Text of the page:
According to an embodiment, after a process has been created (e.g., the creation of an instance of a device driver), the process may be placed in a sleeping state. For example, a processing system may transition a process comprising an instance of a device driver to a sleeping state by, for example, de-allocating resources to the instance and/or storing data defining one or more states of the instance in a memory location accessible by the processing system. The processing system may cause a process to be transitioned to a sleep up detection of a condition such as, for example, the absence of execution of the process over a period of time. However, these are merely examples of how a process may be transitioned to a sleeping state and embodiments of the present invention are not limited in these respects.

According to an embodiment of the present invention, a plurality of processes may be associated with an interrupt condition and an interrupt service routine may selectively awaken one or more of these processes from a sleeping state in response to the interrupt condition. However, depending on the underlying event resulting in the interrupt condition, not all of the associated processes may be required to respond to the interrupt condition. If processes associated with the interrupt condition are in a sleeping state, the interrupt service routine may awaken only the process or processes related to the underlying event while maintaining any other sleeping processes associated with the interrupt condition in a sleeping state. However, this is merely an example of how an interrupt service routine may selectively awaken processes in response to an interrupt condition and embodiments of the present invention are not limited in this respect.

FIG. 2 shows a flow diagram illustrating a procedure 100 executed by a processing system for placing a process in a sleeping state, and transitioning the sleeping process to an awakened state according to an embodiment of the present invention. Block 102 detects a condition or an event for placing a process in a sleeping state such as, for example, an absence of execution of the process over a period of time or the unavailability of resources available to the process to service interrupt requests. At block 104, a node is inserted in a data structure to associate an identifier of the process and a location of data to be accessed upon awakening. Block 106 sets a timeout condition to awaken the process if not otherwise awakened in response to an interrupt condition.

Contemporaneously with the process being placed in a sleeping state at block 110, block 108 may post a message to a device associated with the process. This message may provide an identifier of the process (e.g., as indicated by the data structure in the node inserted at block 104) to a device or otherwise provide information to associate related events to the process. However, this is merely an example of how a device may receive information relating to processes transitioning to a sleeping state and embodiments of the present invention are not limited in this respect.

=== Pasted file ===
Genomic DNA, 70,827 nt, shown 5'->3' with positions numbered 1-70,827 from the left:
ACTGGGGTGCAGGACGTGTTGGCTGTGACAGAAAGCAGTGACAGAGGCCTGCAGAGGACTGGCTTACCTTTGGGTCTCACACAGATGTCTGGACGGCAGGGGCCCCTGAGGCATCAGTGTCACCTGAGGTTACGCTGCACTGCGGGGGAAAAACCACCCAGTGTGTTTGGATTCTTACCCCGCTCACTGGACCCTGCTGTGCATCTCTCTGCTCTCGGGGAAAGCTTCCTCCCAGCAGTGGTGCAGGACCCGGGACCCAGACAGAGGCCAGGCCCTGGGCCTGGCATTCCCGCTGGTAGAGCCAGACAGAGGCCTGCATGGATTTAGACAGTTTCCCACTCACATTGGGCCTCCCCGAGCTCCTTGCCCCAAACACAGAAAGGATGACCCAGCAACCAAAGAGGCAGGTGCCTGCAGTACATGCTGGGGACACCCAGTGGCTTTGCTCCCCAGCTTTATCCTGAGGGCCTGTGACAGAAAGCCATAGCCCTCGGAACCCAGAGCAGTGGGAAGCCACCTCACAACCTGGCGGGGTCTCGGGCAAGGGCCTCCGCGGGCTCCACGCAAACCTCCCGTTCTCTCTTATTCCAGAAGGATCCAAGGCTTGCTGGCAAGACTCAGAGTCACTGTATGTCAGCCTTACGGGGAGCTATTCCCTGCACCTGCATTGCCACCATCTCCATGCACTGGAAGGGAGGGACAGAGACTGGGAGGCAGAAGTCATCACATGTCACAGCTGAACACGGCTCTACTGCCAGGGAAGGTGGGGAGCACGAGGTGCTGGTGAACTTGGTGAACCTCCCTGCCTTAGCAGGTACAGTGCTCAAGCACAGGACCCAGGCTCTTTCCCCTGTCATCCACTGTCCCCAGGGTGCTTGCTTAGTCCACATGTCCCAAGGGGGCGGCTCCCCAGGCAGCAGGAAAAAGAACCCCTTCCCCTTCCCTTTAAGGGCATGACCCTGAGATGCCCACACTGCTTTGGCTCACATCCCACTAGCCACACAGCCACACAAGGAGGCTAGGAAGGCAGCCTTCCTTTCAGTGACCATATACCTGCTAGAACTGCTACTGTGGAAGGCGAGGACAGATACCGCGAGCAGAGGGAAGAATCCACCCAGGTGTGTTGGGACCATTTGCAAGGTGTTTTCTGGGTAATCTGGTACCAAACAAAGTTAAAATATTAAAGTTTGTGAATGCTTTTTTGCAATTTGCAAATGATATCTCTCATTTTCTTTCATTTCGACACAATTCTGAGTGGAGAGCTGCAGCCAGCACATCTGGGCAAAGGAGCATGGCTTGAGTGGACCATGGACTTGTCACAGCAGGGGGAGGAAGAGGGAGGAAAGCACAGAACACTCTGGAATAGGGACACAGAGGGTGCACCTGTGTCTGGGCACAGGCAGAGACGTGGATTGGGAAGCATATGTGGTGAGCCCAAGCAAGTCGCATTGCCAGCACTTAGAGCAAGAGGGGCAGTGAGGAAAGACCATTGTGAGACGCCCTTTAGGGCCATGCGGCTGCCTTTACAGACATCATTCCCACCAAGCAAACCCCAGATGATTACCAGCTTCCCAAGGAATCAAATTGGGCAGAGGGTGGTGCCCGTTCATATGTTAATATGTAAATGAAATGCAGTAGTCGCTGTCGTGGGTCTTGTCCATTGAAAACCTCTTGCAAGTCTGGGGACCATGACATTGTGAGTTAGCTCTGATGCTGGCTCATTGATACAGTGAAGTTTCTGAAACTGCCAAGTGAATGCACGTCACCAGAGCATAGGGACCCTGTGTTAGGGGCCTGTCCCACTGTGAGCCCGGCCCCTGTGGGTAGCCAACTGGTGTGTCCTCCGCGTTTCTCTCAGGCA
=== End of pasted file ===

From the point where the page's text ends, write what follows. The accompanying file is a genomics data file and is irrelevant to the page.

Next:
The sleeping process may be awakened if the timeout condition (set at block 106) is reached at diamond 112. This condition may be detected by an interrupt service routine associated with the sleeping process or by logic as part of an operating system. However, this is merely an example of how a sleeping process may be awakened when a timeout condition is reached and embodiments of the present invention are not limited in this respect.

While the process transitioned to the sleeping state at block 104 may be awakened at block 114 upon reaching the timeout condition at diamond 112, the sleeping process may also be awakened in response to an interrupt condition before the timeout condition is reached. In response to the interrupt condition, for example, an interrupt service routine may associate the interrupt condition with the sleeping process as indicated in the data structure by insertion of the node at block 104. Upon detecting an event to initiate the interrupt condition, the device may provide data identifying the sleeping process or a particular event associated with the sleeping process (e.g., initiating a bus transaction to write to a data buffer which is accessible by the interrupt service routine). The interrupt service routine may then locate data associated with the identifier at the node in the data structure (inserted at block 104), and awaken the process using the data associated with the identifier. Accordingly, the interrupt service routine may selectively awaken a process to be executed in response to the interrupt condition based upon information from the device detecting the underlying event and need not awaken each sleeping process associated with the interrupt condition. However, this is merely an example of how an interrupt service routine may selectively awaken a sleeping process and embodiments of the present invention are not limited in this respect.